Written on: August 21, 2019
The azalea-lined driveway that wound its way up to the white-columned mansion is gone. The gardens, a kaleidoscope of roses and hydrangeas, fish ponds and bowers are mostly gone too.
The classroom building is gone but the women religious who lovingly taught there live on in the hearts, minds and memories of their students.
Fifty years ago, rising costs forced the closing of D’Youville Academy, a small, all-girl Catholic high school that existed in Atlanta for nine years. The school’s founders, the Grey Nuns of the Sacred Heart, dispersed to other ministries in other places. The lush, 25-acre property on Chamblee-Dunwoody Road, formerly known as Flowerland, became home to two condominium complexes. The historic mansion was preserved but the chatter of teenage girls faded away into the mists of time.
In June, D’Youville Academy’s last graduating class—the class of 1969—came back to mark the passage of 50 years. Twenty-two of the 30 graduates attended the reunion, some from as far away as Colorado, California and England.
“It was a wonderful turnout,” said Joan Stafford Betts, one of the event’s organizers. “It meant so much to us to be together again.”
The event brought back to the women a rush of memories of friendships, academics, liturgies, rituals and just plain teenage fun.
They remembered being part of the outdoor Living Rosary organized by the sisters, each girl a prayer. They remembered the Advent Wreath Ceremony, Ring Prom, and Class Day. They remembered Glee Club, Drama Club, Science Fairs and cheerleading for Marist High School, an all-male institution at the time.
Returning to the former estate for a portion of their reunion recalled classes held outside on fine weather days, walks along winding trails, toes dipped into cooling creek water and posing for pictures in formal gowns on a bridge over a sparkling waterfall.
But many reminiscences focused on the women religious who created the very meaningful world they inhabited for four years: The Grey Nuns of the Sacred Heart. The sisters–highly-educated women themselves–set a high academic bar for their charges. Every girl was tasked to do her personal best.
“I had never been around nuns so I was on high alert when Sister Mary Charlotte, Sister Vincent de Paul and Sister Mary Timothy were close by,” Lorinda Cordeiro Fournier remembers. “I had a terrible time with math and physics and Sister Rosalie gave a lot of time helping me.”
May Kennedy recalls panicking in the face of complex algebra equations “until Sister Mary of Grace said, ‘Of course you can do it. Just take care of what’s in the parentheses first.’ I wanted to please her, so I tried it and it worked.”
That “of course you can” view, imparted by the sisters, was reflected in the scholastic performance of D’Youville Academy students, Kennedy says. “A quarter of my senior class was admitted to Georgia Tech, which had few female students at the time. We crushed the state math and science fair and had four national merit finalists from a class of 30.”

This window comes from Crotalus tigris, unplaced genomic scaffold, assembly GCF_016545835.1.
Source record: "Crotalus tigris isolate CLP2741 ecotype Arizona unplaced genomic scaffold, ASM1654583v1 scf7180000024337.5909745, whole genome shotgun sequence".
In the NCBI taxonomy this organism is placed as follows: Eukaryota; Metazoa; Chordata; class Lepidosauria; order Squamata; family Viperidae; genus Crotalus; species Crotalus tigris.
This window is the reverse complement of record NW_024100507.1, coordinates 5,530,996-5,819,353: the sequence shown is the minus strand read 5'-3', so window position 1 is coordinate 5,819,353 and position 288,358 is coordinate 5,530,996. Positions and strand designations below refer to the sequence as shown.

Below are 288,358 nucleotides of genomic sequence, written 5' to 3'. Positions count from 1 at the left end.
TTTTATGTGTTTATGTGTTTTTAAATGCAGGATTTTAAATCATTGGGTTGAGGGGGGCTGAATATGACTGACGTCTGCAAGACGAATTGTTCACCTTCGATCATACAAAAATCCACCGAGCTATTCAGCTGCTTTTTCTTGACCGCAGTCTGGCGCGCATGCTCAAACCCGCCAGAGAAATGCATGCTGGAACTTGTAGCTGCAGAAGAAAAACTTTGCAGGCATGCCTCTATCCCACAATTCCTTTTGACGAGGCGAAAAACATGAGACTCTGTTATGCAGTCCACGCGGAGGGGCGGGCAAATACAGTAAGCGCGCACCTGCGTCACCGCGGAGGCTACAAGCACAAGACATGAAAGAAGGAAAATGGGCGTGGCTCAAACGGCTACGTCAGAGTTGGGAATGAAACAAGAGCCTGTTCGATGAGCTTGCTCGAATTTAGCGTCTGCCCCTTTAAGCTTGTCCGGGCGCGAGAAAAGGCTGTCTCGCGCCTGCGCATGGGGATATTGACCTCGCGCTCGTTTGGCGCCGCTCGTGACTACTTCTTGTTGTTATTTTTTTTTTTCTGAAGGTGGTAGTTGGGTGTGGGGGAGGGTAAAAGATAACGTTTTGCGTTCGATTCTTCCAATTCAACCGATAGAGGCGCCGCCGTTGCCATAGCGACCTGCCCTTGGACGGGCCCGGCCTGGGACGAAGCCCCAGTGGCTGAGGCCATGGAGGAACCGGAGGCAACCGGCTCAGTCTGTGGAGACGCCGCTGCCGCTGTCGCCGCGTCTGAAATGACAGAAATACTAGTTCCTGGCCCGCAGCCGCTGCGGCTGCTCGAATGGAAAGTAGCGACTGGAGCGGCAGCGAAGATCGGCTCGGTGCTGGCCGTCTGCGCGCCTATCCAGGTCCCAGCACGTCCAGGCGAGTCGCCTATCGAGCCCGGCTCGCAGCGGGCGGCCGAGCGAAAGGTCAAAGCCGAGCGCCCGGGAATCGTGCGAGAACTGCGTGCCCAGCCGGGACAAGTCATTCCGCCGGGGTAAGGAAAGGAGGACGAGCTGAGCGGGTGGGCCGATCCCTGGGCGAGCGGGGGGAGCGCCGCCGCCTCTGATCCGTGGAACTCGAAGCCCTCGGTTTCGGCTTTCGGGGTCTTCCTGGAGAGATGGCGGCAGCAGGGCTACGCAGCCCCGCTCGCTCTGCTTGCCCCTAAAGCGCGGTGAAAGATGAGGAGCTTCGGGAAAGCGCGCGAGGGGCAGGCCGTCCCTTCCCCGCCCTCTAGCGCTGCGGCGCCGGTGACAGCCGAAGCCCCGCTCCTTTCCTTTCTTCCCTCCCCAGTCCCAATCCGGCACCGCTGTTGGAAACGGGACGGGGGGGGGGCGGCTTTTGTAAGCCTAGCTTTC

Rosemary Dashiell Young agreed: “D’Youville Academy was always very far ahead, academically, and this is because of the outstanding education we received from the Grey Nuns of the Sacred Heart. We have benefited from that our entire lives.”
Academic excellence aside, many of the women attending the reunion said that the spirituality and personal values that the sisters modeled and emphasized have influenced them over the years. “Sister Vincent de Paul taught me the meaning of INTEGRITY. I have held that to my core for all these years,” said Fournier.
“I used to think that I was a born teacher, but I realize that was hubris,” Kassie Talbott-Nixon mused. “It was observing the high standards of Sister Mary Charlotte, the humor and compassion of Sister Mary Timothy and the gentle Sister Rosalie helping us tutor students in downtown Atlanta that had a hand in lighting my career path. Every child that passed through my classroom befitted from the direction and advice of those strong and capable women. For this I say, deeply and sincerely, THANK YOU!”
Fournier said the most important gift she received from attending D’Youville Academy under the auspices of the Grey Nuns of the Sacred Heart was “the love I felt for the Mass and the contentment I felt in the Church.”
Elena deGive Allison also credits the sisters with providing her with a strong spiritual foundation. “Later on in life, when challenges became more complex, I fell back on my Catholic roots. I better understood what it meant to really trust God and hold on to my spiritual values.”
Several of the returning members of the class of 1969 said they felt fortunate to have transitioned from girlhood to young womanhood in such a beautiful setting and in an environment designed to nurture their growth.
In a very meaningful way, the three-day reunion was a celebration of the gifts given by the Grey Nuns of the Sacred Heart to all of the young women who walked the halls and gardens of D’Youville Academy.
The Catholic paper, The Georgia Bulletin, published the article. Click here to read online.